Save yourself from Social Media-Driven Spending

A friend has just posted a nice Instagram photo of her recent holiday in Europe and you, suddenly feeling the green-eyed monster breathing down your neck, impulsively book a similar trip without thinking about your finances because you just can’t be outdone! 

Don’t worry, you are not alone in this frequent pursuit to keep up with the Joneses. Studies have shown that social media—which has made us more aware of what others are up to—are tempting people especially the younger generation to spend money they don’t have and are driving them deeper into debt. 

According to a recent study by US-based insurance firm, Allianz Life, more than 50 percent of millennials made unplanned purchases because of what they saw on social media. Finance experts are giving a caveat: such habit can impact one’s long-term financial stability.
Recently, GCash launched #PlsSaveMe and #LetsSaveTogether campaigns, which inspired many Filipinos to come clean about their financial struggles, which in part are caused by impulsive buying and instant gratification. 

 This doesn’t come as a surprise because Filipinos are the world’s top social media users, spending an average of over 4 hours on Facebook, Youtube and Instagram, among other popular social media platforms, and about 10 hours on the internet in general. 

If you are one who makes a lot of purchases after scrolling through your Facebook or Instagram feed, here are some easy ways to break free from online temptations and save your financial house. 

Control social media use. To stay away from the lures of social media, change your notification settings to lessen the “noise” coming from your mobile phone. Stop using your phone as an alarm clock. Place it as far away from you as possible during bedtime so you won’t be tempted to pick it up in the middle of the night.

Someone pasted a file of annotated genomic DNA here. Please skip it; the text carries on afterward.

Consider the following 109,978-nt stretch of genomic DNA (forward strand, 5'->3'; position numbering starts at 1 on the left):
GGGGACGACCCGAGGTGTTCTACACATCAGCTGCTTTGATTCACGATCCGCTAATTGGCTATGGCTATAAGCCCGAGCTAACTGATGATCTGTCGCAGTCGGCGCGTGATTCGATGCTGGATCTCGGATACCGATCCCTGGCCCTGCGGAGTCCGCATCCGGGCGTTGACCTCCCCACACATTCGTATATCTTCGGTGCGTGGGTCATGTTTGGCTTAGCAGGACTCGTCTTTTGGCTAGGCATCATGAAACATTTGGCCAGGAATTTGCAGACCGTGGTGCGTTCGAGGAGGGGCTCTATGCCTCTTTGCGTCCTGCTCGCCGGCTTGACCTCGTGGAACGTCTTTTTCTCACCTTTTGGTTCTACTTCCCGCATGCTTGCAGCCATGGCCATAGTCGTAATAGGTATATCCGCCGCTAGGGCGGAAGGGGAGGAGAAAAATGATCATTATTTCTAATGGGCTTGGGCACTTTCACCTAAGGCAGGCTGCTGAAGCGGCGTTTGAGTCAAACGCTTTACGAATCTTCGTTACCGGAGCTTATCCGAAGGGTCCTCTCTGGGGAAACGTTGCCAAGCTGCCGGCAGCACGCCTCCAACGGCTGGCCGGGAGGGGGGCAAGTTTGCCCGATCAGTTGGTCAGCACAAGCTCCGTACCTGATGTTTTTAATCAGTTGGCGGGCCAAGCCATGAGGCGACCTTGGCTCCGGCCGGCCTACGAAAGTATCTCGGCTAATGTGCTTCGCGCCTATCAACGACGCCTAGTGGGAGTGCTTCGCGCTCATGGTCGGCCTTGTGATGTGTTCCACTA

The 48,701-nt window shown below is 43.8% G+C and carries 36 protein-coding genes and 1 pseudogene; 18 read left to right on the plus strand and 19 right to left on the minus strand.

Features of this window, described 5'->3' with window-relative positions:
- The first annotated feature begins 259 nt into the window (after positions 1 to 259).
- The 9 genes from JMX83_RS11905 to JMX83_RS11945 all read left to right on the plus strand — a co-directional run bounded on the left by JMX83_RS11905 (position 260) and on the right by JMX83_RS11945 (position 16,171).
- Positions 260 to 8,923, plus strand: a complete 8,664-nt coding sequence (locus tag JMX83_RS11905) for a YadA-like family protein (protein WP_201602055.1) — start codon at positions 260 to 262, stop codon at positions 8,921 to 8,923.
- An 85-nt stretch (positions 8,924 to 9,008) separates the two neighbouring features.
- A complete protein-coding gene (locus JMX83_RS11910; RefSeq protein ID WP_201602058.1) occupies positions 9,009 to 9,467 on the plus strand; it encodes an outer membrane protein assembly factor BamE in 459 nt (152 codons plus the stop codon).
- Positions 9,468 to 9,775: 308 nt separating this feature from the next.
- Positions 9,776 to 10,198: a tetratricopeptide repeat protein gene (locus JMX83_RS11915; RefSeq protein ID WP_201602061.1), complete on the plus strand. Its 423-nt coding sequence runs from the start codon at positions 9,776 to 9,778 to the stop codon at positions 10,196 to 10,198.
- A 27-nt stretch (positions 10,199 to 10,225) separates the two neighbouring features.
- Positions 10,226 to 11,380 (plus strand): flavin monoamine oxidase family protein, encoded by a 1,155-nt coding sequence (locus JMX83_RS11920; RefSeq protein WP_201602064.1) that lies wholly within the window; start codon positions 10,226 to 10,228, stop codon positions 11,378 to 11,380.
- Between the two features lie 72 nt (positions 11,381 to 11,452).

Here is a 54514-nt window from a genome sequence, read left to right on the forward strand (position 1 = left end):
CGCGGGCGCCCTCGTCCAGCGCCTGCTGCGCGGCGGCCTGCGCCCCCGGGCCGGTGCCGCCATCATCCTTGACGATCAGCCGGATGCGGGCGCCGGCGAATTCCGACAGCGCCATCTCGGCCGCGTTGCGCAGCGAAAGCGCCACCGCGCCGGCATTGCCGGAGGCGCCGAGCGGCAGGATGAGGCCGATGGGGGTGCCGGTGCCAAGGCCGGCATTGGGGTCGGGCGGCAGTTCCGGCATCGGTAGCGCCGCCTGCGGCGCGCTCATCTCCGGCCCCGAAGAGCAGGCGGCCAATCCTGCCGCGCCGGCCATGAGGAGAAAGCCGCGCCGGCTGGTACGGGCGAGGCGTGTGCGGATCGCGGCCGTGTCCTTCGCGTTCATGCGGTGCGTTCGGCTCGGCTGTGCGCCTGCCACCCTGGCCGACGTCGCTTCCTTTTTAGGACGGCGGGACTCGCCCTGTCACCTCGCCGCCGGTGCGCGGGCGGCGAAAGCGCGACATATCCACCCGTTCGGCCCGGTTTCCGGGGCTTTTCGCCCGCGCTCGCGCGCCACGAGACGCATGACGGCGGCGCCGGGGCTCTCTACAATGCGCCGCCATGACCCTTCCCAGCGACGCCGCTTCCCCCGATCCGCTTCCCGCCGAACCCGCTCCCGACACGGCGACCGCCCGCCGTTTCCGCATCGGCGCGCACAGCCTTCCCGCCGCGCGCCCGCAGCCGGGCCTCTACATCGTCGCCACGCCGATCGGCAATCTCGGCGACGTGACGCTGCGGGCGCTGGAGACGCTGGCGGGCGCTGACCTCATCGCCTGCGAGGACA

Mute and Unfollow. Mute or unfollow accounts that make you want to splurge or make you think that your life doesn’t measure up. We are bombarded daily by deals, sales and discounts scrolling through our feed on Facebook and Instagram that lures us into tapping “add to cart.” On the other hand, you can follow accounts or hashtags that will help you make wiser financial decisions such as #financialeducation #financialindependence and #savemoney. Keep in touch with reality. Always remember that people are not always what they portray on social media. Some may be having anxiety or a difficult time but are posting seemingly happy and glamorous selfies. Behind a snapshot of a lively and luxurious vacation could be a horror story of bankruptcy. So, the next time that you feel like you’re missing out, remind yourself that social media posts are not entirely accurate and doesn’t reflect reality.

You Might Also Like


Comments? Questions? Suggestions?
Please I would love to read about it.
I will reply to you as soon as I can and visit your site too.
But please no spam comments. All comments are subject to review before approving.
Thank you very much! Maraming Salamat! Arigatou gozaimasu!